The #IL GOP usurped the Constitution: Edgar, Dillard

In 2008 Republicans joined Democrats to void the electoral college in Illinois.  Kirk Dillard was front and center in the destruction.  Jim Edgar thinks he knows what the Founding Fathers meant, so he supported re-writing the Constitution.

Illinois electoral college votes will now go to whatever candidate wins the popular nationwide vote.  A Republican could win Illinois and still not get the 20 electoral votes.  Did you know?  Kirk Dillard wants to be governor when he doesn’t like the Constitution as written?  I guess “preserve, protect and defend . . . ” won’t be high on his agenda either.

Illinois state Sen. Kirk W. Dillard (R-Hinsdale), a chief co-sponsor of the bill who is also chairman of the DuPage County Republican Party said:

“I think the bill is good for both political parties in Illinois since we’ve been neglected by national presidential candidates of both parties,”

“I believe this change doesn’t help either party, it helps the American public’s interest. Americans never quite get the Electoral College. It makes the public feel their vote doesn’t count.”

“I’ve studied a myth among some Republicans that this empowers cities. The statistics do not bear that out.”

Here’s the history of the electorial college:

The Constitutional Convention of 1787 considered several methods of electing the President, including selection by Congress, by the governors of the states, by the state legislatures, by a special group of Members of Congress chosen by lot, and by direct popular election. Late in the convention, the matter was referred to the Committee of Eleven on Postponed Matters, which devised the electoral college system in its original form. This plan, which met with widespread approval by the delegates, was incorporated into the final document with only minor changes. It sought to reconcile differing state and federal interests, provide a degree of popular participation in the election, give the less populous states some additional leverage in the process by providing “senatorial” electors, preserve the presidency as independent of Congress, and generally insulate the election process from political manipulation.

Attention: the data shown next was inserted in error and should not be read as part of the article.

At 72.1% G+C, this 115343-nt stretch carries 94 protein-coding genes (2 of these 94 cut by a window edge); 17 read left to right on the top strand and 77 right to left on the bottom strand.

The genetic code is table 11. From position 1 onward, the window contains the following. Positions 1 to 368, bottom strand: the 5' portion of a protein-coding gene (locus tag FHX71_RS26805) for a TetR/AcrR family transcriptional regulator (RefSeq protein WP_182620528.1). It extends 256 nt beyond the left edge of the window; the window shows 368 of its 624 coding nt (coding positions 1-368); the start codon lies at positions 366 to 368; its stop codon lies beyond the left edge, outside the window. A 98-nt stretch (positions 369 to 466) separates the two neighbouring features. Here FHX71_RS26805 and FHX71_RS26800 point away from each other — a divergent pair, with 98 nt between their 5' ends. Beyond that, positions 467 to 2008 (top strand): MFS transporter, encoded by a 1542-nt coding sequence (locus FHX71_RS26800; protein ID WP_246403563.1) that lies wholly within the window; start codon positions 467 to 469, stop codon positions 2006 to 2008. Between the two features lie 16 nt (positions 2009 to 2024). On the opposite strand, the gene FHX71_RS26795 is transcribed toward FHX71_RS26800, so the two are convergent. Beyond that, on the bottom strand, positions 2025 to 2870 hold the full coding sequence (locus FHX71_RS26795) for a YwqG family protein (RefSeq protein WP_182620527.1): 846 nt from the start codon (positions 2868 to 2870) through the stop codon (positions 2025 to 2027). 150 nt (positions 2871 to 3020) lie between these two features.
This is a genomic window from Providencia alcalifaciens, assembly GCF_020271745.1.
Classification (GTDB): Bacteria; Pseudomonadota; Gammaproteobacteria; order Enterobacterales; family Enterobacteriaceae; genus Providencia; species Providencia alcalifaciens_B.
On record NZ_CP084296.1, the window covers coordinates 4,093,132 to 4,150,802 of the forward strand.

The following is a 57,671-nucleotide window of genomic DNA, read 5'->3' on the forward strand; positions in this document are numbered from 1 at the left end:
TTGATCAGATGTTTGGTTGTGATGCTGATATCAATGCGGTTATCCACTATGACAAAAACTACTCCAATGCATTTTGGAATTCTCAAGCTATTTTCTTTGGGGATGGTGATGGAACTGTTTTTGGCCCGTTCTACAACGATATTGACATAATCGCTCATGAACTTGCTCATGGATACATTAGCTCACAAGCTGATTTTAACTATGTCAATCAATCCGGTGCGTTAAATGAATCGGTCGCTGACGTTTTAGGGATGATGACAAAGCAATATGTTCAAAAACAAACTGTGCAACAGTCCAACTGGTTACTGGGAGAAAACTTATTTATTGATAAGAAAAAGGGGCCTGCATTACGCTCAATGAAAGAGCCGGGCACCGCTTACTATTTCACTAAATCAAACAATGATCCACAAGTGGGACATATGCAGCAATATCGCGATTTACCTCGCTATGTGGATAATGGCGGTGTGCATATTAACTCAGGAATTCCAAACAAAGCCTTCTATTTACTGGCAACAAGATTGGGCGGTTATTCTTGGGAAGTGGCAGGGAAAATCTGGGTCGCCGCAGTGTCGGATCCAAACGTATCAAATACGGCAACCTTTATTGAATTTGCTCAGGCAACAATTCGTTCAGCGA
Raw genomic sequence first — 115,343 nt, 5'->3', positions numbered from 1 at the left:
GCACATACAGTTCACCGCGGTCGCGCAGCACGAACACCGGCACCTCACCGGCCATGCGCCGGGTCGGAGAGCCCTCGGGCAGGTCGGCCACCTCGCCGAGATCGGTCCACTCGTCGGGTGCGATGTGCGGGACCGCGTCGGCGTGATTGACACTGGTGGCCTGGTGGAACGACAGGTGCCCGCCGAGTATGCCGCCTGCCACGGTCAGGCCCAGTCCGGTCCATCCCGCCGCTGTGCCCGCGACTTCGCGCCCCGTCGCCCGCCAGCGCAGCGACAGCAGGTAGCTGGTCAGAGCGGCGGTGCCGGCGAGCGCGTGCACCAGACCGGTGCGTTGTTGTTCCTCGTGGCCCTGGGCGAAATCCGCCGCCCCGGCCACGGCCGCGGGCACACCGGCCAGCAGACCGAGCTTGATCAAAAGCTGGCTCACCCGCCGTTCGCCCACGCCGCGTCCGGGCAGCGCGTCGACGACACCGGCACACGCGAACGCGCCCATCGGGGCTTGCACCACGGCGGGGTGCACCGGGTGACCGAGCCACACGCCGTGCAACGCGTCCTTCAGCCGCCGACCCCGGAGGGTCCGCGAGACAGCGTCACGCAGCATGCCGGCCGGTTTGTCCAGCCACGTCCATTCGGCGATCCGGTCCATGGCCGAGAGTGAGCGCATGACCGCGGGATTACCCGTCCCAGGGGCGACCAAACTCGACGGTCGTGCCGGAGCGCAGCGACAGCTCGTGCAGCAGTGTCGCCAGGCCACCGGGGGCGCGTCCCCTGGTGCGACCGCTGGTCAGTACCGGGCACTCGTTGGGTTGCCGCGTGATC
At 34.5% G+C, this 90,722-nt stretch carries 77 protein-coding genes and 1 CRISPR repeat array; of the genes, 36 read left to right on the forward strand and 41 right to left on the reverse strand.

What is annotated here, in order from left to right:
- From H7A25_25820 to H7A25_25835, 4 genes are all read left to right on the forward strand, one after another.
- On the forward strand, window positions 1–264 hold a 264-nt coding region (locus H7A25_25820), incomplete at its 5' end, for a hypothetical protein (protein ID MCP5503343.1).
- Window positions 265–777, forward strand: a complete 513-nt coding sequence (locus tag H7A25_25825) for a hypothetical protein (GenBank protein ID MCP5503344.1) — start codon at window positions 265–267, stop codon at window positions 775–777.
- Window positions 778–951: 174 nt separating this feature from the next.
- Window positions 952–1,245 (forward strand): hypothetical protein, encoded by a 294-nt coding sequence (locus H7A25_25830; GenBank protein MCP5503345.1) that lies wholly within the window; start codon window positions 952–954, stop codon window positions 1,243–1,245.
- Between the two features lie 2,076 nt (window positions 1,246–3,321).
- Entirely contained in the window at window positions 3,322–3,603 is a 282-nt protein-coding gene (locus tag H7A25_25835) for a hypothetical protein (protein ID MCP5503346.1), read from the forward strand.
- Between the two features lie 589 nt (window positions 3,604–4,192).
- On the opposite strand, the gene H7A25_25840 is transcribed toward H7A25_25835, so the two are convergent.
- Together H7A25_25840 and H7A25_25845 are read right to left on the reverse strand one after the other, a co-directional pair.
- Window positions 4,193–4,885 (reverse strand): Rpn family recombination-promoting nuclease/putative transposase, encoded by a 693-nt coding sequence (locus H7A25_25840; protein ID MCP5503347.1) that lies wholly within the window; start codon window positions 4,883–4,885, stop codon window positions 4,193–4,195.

The Constitution gave each state a number of electors equal to the combined total of its membership in the Senate (two to each state, the “senatorial” electors) and its delegation in the House of Representatives (currently ranging from one to 52 Members). The electors are chosen by the states “in such Manner as the Legislature thereof may direct “(U.S. Constitution, Article II, section 1).

As for the purpose, provides an additional summary of what led to the creation of the Electoral College — a schema that was apparently viewed by the Founders as a protection against the exploitation of democracy by special interest cohorts:

The reason that the Constitution calls for this extra layer, rather than just providing for the direct election of the president, is that most of the nation’s founders were actually rather afraid of democracy. James Madison worried about what he called “factions,” which he defined as groups of citizens who have a common interest in some proposal that would either violate the rights of other citizens or would harm the nation as a whole. Madison’s fear – which Alexis de Tocqueville later dubbed ”the tyranny of the majority” – was that a faction could grow to encompass more than 50 percent of the population, at which point it could ”sacrifice to its ruling passion or interest both the public good and the rights of other citizens.” Madison has a solution for tyranny of the majority: “A republic, by which I mean a government in which the scheme of representation takes place, opens a different prospect, and promises the cure for which we are seeking.”

Of course, this is only a brief recap of the framework — and the system has evolved over time. You can read more about the history over at

Read the explanation given by the group mounting this effort at:

Think about it.  Al Gore would have been President.

Leave a Reply